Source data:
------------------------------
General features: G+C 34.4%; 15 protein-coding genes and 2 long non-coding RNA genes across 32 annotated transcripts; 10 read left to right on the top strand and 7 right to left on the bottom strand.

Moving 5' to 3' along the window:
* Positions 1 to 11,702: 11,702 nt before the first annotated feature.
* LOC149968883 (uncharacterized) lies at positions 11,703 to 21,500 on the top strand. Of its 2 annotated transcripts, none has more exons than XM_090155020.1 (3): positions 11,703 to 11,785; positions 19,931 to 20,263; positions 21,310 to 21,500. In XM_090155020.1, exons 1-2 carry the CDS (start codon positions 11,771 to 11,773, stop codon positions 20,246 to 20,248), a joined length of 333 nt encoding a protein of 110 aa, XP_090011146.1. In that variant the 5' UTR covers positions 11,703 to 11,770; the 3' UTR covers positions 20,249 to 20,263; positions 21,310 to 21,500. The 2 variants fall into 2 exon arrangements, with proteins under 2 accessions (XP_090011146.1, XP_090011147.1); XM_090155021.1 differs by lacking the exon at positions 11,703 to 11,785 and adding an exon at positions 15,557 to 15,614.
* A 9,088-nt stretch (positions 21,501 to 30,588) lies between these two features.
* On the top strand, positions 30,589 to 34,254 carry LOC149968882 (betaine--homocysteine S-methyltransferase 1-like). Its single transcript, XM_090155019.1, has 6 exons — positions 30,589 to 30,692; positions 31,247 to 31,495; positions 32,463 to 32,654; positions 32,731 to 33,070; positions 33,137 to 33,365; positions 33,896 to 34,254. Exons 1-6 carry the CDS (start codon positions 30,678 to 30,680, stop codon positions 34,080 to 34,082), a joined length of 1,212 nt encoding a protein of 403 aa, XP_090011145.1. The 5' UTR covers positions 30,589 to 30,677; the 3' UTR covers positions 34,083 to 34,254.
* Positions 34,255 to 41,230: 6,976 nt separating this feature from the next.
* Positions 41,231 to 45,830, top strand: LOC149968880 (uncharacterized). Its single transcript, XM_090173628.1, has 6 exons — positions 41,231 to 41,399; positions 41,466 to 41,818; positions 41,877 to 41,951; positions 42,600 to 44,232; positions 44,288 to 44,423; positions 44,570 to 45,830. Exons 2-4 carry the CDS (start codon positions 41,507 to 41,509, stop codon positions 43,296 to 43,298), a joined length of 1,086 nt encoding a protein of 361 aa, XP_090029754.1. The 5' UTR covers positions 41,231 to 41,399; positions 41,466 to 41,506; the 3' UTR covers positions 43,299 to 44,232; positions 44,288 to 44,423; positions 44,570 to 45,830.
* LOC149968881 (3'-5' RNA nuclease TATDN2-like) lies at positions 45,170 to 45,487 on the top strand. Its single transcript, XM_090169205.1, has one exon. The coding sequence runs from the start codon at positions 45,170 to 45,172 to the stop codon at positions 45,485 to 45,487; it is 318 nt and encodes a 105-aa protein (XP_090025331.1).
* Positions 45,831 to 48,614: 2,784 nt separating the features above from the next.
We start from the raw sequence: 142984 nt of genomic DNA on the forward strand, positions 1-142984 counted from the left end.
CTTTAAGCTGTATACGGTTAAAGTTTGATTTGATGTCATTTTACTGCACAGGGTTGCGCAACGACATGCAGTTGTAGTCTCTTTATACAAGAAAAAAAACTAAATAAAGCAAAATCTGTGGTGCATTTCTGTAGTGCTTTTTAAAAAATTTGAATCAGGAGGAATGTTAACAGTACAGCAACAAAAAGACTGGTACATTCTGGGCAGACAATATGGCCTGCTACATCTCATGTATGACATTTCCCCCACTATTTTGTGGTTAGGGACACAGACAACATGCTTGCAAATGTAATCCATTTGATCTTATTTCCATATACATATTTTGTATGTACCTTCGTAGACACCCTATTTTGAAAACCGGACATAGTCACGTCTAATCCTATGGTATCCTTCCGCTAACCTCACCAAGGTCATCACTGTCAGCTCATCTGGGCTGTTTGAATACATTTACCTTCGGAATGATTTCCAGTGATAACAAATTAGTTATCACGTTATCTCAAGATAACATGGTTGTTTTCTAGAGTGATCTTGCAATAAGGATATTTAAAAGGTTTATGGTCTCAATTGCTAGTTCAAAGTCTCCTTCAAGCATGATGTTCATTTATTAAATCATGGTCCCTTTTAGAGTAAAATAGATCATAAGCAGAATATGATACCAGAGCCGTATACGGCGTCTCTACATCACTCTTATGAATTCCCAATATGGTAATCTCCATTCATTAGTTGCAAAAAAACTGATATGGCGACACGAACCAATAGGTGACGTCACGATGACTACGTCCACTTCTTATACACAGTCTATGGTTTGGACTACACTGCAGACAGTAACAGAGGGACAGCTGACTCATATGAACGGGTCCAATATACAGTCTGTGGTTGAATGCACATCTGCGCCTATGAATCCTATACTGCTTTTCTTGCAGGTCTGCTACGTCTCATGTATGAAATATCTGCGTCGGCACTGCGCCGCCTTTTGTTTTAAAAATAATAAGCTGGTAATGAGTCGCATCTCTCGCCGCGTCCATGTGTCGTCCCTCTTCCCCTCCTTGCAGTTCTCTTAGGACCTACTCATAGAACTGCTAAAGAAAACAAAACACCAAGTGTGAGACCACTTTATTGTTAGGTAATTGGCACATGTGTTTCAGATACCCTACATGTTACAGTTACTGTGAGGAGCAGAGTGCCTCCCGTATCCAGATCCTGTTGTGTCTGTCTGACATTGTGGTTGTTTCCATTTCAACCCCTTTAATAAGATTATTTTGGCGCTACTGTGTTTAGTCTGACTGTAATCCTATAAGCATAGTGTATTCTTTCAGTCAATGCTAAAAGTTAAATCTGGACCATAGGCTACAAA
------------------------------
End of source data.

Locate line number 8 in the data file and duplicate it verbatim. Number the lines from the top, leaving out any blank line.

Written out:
* Positions 41,231 to 45,830, top strand: LOC149968880 (uncharacterized). Its single transcript, XM_090173628.1, has 6 exons — positions 41,231 to 41,399; positions 41,466 to 41,818; positions 41,877 to 41,951; positions 42,600 to 44,232; positions 44,288 to 44,423; positions 44,570 to 45,830. Exons 2-4 carry the CDS (start codon positions 41,507 to 41,509, stop codon positions 43,296 to 43,298), a joined length of 1,086 nt encoding a protein of 361 aa, XP_090029754.1. The 5' UTR covers positions 41,231 to 41,399; positions 41,466 to 41,506; the 3' UTR covers positions 43,299 to 44,232; positions 44,288 to 44,423; positions 44,570 to 45,830.